On Friday, I was invited out to Royal Holloway for the opening of Helen Gilbert's new Centre for Research in International Theatre and Performance. I used to teach there quite a lot - but haven't been back for years, in spite of being in regular contact with Helen, and some contact with other people in the department there. Chris Megson, sporting a new beard, sat next to me during Joseph Loach's lecture which launched the whole thing. We were both a bit blown away by the range of scholarship on display. To discuss a native American museum and casino in terms of Orphic myths and Miltonic theology is pretty complex stuff.
The whole idea of a research centre in this area is very exciting for us, of course - but especially important at the moment, since its first project is around the performance of indigenous identities. Helen's already contributed some of her funds towards the writers who came to Origins in May. Now that we're looking towards further festivals, the dialogue with the centre could be really productive. On Friday, they had a wonderful indigenous Australian performance poet and film-maker giving a short presentation. I talked to her afterwards - we knew all the same people, of course!
Simon Anderson emails from Canada House. They're running a series of films in partnership with the National Maritime Museum coinciding with their current exhibition, The Northwest Passage: An Arctic Obsession, and have asked me to introduce the one on October 13th. Here's the full programme:
Arctic Film Programme
Canada House, Cockspur Street entrance, Trafalgar Square, London SW1Y 5BJ
Doors open 18.30 for 19.00 start
Advance booking only through the National Maritime Museum on 020 8312 8560.
Film double bill:
Henry Larsen's Northwest Passages (1962, 27mins)
Norwegian-born Superintendent Henry Larsen of the Royal Canadian Mounted Police was the first man to navigate the Northwest Passage
in both directions. In this film he relates anecdotes of his voyages in the tiny schooner, the St. Roch.
Northwest Passage (1970, 26 mins) Dir. Bernard Gosselin
It took a supertanker like the U.S.S. Manhattan, assisted by a nimble icebreaker, the Canadian John A. Macdonald, to realise the dream of centuries: the navigation of a commercial sea lane through the Arctic channels. This is a record of that historic expedition, filmed in colour from both ships and from a reconnaissance helicopter. Commentary by ships' navigators and observers, and shipside sounds of formidable sea ice groaning, straining and cracking make this an adventure rarely seen on film.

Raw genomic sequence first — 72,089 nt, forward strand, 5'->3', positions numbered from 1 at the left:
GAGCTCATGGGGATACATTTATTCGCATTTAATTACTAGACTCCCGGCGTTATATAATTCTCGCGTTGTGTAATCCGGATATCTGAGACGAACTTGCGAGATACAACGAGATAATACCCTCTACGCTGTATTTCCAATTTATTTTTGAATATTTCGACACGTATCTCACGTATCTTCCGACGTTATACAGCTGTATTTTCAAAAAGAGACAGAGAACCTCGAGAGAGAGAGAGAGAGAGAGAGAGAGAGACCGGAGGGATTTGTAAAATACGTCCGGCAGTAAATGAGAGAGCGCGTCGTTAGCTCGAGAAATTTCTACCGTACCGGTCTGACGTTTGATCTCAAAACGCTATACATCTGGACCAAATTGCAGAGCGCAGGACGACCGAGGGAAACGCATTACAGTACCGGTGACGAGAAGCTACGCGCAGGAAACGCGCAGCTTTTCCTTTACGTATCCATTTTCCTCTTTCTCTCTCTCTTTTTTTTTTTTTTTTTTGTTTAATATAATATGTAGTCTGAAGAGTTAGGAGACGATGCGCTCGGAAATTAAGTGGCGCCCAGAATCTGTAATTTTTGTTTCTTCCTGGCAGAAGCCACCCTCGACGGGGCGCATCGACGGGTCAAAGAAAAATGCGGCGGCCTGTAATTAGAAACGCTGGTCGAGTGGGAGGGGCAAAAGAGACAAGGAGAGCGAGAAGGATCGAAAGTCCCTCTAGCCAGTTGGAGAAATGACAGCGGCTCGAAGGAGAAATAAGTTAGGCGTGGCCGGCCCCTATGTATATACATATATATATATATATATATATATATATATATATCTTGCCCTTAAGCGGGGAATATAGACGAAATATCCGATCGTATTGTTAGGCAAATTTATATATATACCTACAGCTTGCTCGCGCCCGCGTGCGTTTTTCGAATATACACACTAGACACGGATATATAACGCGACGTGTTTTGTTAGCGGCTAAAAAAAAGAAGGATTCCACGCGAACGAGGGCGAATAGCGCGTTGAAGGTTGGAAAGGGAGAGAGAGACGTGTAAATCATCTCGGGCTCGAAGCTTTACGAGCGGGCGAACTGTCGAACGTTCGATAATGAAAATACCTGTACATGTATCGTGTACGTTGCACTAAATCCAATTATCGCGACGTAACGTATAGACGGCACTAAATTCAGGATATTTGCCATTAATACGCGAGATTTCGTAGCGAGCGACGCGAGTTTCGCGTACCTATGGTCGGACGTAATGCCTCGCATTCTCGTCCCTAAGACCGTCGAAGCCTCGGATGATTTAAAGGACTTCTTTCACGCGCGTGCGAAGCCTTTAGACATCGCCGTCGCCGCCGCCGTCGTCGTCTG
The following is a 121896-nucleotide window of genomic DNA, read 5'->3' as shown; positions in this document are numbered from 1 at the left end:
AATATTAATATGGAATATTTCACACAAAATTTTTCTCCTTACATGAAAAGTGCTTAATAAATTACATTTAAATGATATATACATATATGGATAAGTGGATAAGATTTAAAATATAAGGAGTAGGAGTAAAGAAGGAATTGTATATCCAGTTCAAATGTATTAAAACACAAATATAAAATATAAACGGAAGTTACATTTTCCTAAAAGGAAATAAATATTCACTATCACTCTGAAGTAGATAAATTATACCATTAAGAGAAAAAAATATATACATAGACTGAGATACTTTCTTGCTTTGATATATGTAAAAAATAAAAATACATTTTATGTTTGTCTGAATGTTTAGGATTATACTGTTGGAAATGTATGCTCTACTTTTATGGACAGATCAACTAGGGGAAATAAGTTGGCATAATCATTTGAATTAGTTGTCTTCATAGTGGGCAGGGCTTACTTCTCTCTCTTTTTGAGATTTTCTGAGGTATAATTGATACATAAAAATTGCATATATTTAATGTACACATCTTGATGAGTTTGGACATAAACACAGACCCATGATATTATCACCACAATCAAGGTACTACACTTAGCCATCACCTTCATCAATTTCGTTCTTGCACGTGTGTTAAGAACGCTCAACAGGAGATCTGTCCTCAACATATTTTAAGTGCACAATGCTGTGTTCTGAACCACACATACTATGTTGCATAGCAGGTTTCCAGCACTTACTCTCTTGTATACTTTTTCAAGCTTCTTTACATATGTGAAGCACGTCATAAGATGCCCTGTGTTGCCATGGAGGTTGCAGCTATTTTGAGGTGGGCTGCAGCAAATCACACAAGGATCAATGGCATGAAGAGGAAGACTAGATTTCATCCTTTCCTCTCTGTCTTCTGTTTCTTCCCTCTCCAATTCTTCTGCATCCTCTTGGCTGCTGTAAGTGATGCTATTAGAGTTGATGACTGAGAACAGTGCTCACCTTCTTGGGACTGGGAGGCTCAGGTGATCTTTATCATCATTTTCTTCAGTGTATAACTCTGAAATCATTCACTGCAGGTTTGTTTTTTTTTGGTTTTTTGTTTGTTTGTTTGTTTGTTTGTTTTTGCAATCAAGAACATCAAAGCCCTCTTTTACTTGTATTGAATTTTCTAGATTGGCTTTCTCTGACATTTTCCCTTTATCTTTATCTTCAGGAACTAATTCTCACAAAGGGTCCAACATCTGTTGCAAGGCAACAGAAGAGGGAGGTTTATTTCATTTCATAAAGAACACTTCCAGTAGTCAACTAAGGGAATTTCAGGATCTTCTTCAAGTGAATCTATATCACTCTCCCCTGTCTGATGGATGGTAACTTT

The Necessities of Life (2009, 102 mins) Dir. Benoit Pilon
Set in the 1950s when a tuberculosis epidemic in the Far North forced many Inuit to go to various Canadian cities for treatment. Tivil (Natar Ungalaaq) is taken to a sanatorium in Quebec City. Uprooted, far from his loved ones and faced with a completely alien world, he finds himself unable to communicate with anyone.
Atanajurat: The Fast Runner (2001, 161mins) Dir. Zacharias KunukCannes Camera d’Or winning Atanajurat is Canada's first feature-length fiction film written, produced, directed, and acted by Inuit. An exciting action thriller set in ancient Igloolik, the film unfolds as a life-threatening struggle between powerful natural and supernatural characters.
Before Tomorrow (2009, 93mins) Dir. Marie-Hélène Cousineau and Madeline Ivalu
Circa. 1840, some Inuit tribes still have never met any white people, although rumours circulate about what they might be, where they come from, and why. Before Tomorrow tells of a woman who demonstrates that human dignity is at the core of life from beginning to end, as she faces with her grandson the ultimate challenge of survival.
Passage (2008, 108 mins) Dir. John Walker
It was news that shook the English-speaking world. Celebrated British explorer Sir John Franklin and his crew of 128 men had perished in the Arctic ice during an ill-fated attempt to discover the Northwest Passage. More shocking, they had descended into madness and cannibalism. Passage is a story of incredible sacrifice, stunning distortion of the truth and single-minded obsession. It challenges the way we look at history.